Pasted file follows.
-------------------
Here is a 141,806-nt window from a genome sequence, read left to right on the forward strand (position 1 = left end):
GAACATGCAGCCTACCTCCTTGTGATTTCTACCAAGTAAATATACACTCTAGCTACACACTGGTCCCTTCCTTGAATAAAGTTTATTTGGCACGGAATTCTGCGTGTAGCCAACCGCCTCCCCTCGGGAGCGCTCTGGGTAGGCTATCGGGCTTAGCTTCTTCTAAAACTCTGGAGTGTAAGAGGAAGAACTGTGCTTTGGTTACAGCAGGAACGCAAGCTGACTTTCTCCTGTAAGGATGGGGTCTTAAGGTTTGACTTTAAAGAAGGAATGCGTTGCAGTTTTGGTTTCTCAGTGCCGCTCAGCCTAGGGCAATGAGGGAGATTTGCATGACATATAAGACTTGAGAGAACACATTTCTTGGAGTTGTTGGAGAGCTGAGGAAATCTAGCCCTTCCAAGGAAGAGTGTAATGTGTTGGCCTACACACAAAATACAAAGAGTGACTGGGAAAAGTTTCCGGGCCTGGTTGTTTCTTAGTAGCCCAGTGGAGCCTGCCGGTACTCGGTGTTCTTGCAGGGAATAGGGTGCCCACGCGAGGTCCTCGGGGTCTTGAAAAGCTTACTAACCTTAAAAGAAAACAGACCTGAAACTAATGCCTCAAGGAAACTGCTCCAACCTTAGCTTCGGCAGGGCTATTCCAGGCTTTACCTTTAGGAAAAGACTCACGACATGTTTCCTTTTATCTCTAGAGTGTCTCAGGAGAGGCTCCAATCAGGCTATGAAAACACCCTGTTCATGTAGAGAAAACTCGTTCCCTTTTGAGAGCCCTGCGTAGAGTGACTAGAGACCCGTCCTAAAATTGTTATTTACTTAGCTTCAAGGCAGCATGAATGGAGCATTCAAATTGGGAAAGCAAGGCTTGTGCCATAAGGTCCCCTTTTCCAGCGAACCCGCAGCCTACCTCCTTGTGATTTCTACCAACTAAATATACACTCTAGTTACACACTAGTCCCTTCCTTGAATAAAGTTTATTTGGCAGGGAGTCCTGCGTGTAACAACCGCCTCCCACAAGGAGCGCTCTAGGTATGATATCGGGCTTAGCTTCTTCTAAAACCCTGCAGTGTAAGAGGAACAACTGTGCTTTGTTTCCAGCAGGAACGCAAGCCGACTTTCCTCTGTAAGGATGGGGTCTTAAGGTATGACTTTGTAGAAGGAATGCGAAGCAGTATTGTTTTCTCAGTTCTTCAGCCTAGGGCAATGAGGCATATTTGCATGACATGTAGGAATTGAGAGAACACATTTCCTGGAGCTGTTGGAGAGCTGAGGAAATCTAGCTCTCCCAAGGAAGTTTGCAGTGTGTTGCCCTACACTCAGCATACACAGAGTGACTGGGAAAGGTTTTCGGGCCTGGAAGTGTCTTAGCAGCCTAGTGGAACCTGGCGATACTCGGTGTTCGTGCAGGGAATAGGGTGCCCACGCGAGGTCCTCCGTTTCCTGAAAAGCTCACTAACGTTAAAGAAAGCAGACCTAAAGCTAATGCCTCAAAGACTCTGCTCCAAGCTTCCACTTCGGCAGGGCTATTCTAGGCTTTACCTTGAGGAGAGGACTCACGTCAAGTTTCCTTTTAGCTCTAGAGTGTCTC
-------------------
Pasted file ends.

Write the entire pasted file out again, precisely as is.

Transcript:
Here is a 141,806-nt window from a genome sequence, read left to right on the forward strand (position 1 = left end):
GAACATGCAGCCTACCTCCTTGTGATTTCTACCAAGTAAATATACACTCTAGCTACACACTGGTCCCTTCCTTGAATAAAGTTTATTTGGCACGGAATTCTGCGTGTAGCCAACCGCCTCCCCTCGGGAGCGCTCTGGGTAGGCTATCGGGCTTAGCTTCTTCTAAAACTCTGGAGTGTAAGAGGAAGAACTGTGCTTTGGTTACAGCAGGAACGCAAGCTGACTTTCTCCTGTAAGGATGGGGTCTTAAGGTTTGACTTTAAAGAAGGAATGCGTTGCAGTTTTGGTTTCTCAGTGCCGCTCAGCCTAGGGCAATGAGGGAGATTTGCATGACATATAAGACTTGAGAGAACACATTTCTTGGAGTTGTTGGAGAGCTGAGGAAATCTAGCCCTTCCAAGGAAGAGTGTAATGTGTTGGCCTACACACAAAATACAAAGAGTGACTGGGAAAAGTTTCCGGGCCTGGTTGTTTCTTAGTAGCCCAGTGGAGCCTGCCGGTACTCGGTGTTCTTGCAGGGAATAGGGTGCCCACGCGAGGTCCTCGGGGTCTTGAAAAGCTTACTAACCTTAAAAGAAAACAGACCTGAAACTAATGCCTCAAGGAAACTGCTCCAACCTTAGCTTCGGCAGGGCTATTCCAGGCTTTACCTTTAGGAAAAGACTCACGACATGTTTCCTTTTATCTCTAGAGTGTCTCAGGAGAGGCTCCAATCAGGCTATGAAAACACCCTGTTCATGTAGAGAAAACTCGTTCCCTTTTGAGAGCCCTGCGTAGAGTGACTAGAGACCCGTCCTAAAATTGTTATTTACTTAGCTTCAAGGCAGCATGAATGGAGCATTCAAATTGGGAAAGCAAGGCTTGTGCCATAAGGTCCCCTTTTCCAGCGAACCCGCAGCCTACCTCCTTGTGATTTCTACCAACTAAATATACACTCTAGTTACACACTAGTCCCTTCCTTGAATAAAGTTTATTTGGCAGGGAGTCCTGCGTGTAACAACCGCCTCCCACAAGGAGCGCTCTAGGTATGATATCGGGCTTAGCTTCTTCTAAAACCCTGCAGTGTAAGAGGAACAACTGTGCTTTGTTTCCAGCAGGAACGCAAGCCGACTTTCCTCTGTAAGGATGGGGTCTTAAGGTATGACTTTGTAGAAGGAATGCGAAGCAGTATTGTTTTCTCAGTTCTTCAGCCTAGGGCAATGAGGCATATTTGCATGACATGTAGGAATTGAGAGAACACATTTCCTGGAGCTGTTGGAGAGCTGAGGAAATCTAGCTCTCCCAAGGAAGTTTGCAGTGTGTTGCCCTACACTCAGCATACACAGAGTGACTGGGAAAGGTTTTCGGGCCTGGAAGTGTCTTAGCAGCCTAGTGGAACCTGGCGATACTCGGTGTTCGTGCAGGGAATAGGGTGCCCACGCGAGGTCCTCCGTTTCCTGAAAAGCTCACTAACGTTAAAGAAAGCAGACCTAAAGCTAATGCCTCAAAGACTCTGCTCCAAGCTTCCACTTCGGCAGGGCTATTCTAGGCTTTACCTTGAGGAGAGGACTCACGTCAAGTTTCCTTTTAGCTCTAGAGTGTCTC